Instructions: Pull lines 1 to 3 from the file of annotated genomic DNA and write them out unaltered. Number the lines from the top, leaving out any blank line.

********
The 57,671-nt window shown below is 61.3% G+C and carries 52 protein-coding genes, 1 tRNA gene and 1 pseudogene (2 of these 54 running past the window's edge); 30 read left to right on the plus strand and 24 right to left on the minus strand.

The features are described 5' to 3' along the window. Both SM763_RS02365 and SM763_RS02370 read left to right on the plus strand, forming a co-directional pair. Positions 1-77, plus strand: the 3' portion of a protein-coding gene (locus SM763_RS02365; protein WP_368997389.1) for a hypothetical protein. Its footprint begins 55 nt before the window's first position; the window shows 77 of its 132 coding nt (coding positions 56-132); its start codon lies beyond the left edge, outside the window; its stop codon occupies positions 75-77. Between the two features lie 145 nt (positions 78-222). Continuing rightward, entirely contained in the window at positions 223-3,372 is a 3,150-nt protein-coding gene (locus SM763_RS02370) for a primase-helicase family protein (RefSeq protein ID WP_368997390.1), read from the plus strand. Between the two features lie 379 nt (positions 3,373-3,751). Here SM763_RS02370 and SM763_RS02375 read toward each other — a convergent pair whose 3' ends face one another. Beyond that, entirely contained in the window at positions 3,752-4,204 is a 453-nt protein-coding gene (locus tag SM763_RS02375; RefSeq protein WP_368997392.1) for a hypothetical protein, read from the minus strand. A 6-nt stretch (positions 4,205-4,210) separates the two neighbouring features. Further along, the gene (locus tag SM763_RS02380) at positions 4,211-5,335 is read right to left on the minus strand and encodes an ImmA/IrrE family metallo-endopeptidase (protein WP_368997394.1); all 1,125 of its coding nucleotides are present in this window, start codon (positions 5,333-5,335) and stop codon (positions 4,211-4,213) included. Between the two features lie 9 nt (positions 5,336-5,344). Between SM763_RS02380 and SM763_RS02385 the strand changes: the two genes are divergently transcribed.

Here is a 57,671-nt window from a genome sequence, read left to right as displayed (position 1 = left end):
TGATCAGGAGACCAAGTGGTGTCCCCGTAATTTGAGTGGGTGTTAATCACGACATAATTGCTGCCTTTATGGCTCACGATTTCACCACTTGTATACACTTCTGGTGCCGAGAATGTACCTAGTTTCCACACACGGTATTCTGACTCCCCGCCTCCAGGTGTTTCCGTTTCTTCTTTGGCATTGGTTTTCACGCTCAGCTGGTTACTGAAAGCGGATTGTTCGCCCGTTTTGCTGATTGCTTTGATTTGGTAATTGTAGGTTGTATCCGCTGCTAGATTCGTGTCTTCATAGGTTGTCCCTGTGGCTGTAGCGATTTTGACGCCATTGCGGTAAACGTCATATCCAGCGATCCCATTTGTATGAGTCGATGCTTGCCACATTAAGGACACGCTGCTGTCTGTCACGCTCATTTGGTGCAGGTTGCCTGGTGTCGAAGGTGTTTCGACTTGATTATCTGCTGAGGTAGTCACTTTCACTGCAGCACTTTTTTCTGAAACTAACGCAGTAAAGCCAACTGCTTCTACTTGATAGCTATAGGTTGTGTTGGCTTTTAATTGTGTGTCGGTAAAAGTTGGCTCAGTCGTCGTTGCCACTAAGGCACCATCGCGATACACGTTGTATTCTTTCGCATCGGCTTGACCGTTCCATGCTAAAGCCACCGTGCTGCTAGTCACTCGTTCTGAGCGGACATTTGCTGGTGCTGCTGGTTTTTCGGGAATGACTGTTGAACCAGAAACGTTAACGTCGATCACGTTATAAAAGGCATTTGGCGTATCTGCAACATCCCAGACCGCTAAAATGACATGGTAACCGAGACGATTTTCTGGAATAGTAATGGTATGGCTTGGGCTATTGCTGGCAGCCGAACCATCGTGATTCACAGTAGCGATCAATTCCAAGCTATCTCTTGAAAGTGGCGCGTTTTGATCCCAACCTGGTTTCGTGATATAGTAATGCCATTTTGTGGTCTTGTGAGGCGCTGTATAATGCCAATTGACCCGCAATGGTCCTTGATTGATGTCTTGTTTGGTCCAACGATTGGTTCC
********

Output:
The 57,671-nt window shown below is 61.3% G+C and carries 52 protein-coding genes, 1 tRNA gene and 1 pseudogene (2 of these 54 running past the window's edge); 30 read left to right on the plus strand and 24 right to left on the minus strand.

The features are described 5' to 3' along the window. Both SM763_RS02365 and SM763_RS02370 read left to right on the plus strand, forming a co-directional pair. Positions 1-77, plus strand: the 3' portion of a protein-coding gene (locus SM763_RS02365; protein WP_368997389.1) for a hypothetical protein. Its footprint begins 55 nt before the window's first position; the window shows 77 of its 132 coding nt (coding positions 56-132); its start codon lies beyond the left edge, outside the window; its stop codon occupies positions 75-77. Between the two features lie 145 nt (positions 78-222). Continuing rightward, entirely contained in the window at positions 223-3,372 is a 3,150-nt protein-coding gene (locus SM763_RS02370) for a primase-helicase family protein (RefSeq protein ID WP_368997390.1), read from the plus strand. Between the two features lie 379 nt (positions 3,373-3,751). Here SM763_RS02370 and SM763_RS02375 read toward each other — a convergent pair whose 3' ends face one another. Beyond that, entirely contained in the window at positions 3,752-4,204 is a 453-nt protein-coding gene (locus tag SM763_RS02375; RefSeq protein WP_368997392.1) for a hypothetical protein, read from the minus strand. A 6-nt stretch (positions 4,205-4,210) separates the two neighbouring features. Further along, the gene (locus tag SM763_RS02380) at positions 4,211-5,335 is read right to left on the minus strand and encodes an ImmA/IrrE family metallo-endopeptidase (protein WP_368997394.1); all 1,125 of its coding nucleotides are present in this window, start codon (positions 5,333-5,335) and stop codon (positions 4,211-4,213) included. Between the two features lie 9 nt (positions 5,336-5,344). Between SM763_RS02380 and SM763_RS02385 the strand changes: the two genes are divergently transcribed.

Here is a 57,671-nt window from a genome sequence, read left to right as displayed (position 1 = left end):